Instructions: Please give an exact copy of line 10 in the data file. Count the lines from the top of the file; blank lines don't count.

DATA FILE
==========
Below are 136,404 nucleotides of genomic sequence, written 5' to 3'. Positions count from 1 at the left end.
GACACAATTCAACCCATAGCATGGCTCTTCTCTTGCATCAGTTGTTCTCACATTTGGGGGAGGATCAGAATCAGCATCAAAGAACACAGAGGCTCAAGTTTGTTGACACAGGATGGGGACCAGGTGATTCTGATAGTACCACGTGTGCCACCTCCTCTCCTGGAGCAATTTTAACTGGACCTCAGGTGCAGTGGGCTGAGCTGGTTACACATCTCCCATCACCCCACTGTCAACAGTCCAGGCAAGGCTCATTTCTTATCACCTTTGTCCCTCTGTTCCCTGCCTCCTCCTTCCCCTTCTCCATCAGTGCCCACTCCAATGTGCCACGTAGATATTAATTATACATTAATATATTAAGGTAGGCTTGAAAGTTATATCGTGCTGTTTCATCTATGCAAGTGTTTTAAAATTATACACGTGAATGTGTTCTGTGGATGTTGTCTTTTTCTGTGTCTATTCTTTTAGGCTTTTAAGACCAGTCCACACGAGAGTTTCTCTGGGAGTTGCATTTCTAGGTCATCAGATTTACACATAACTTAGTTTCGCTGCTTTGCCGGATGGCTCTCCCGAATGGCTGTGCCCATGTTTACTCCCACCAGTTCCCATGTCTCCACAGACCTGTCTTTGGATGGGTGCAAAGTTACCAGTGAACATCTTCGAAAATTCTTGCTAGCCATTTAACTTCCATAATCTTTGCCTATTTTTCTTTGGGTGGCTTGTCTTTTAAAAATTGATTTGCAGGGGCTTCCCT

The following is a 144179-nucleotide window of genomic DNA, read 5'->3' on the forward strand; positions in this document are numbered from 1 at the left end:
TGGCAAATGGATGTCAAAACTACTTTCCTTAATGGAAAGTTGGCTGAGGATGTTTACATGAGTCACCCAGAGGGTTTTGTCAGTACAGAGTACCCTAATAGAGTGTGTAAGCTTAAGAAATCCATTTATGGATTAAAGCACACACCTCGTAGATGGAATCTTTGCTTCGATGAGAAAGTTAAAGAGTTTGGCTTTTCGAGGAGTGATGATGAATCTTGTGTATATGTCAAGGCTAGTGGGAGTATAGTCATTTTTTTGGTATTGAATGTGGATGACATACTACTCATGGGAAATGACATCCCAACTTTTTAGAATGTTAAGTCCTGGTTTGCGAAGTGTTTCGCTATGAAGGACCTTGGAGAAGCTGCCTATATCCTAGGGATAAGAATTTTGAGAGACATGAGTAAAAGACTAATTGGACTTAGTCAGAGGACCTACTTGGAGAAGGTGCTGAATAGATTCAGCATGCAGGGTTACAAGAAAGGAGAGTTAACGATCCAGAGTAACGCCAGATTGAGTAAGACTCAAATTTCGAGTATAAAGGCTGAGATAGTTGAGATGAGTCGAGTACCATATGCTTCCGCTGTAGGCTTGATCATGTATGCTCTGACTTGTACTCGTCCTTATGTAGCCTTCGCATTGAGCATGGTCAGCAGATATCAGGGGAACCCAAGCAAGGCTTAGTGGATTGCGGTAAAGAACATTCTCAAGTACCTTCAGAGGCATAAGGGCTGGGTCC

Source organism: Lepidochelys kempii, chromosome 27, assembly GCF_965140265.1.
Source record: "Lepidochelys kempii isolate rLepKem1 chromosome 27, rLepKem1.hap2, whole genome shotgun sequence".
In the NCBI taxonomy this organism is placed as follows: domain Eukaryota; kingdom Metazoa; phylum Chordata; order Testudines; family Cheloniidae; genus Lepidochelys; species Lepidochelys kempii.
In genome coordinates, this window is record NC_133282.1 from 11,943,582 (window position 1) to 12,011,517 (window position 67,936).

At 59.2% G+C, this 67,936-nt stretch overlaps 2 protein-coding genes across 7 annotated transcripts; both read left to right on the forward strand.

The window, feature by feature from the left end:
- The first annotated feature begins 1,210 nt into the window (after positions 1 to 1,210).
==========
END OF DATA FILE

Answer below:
The window, feature by feature from the left end: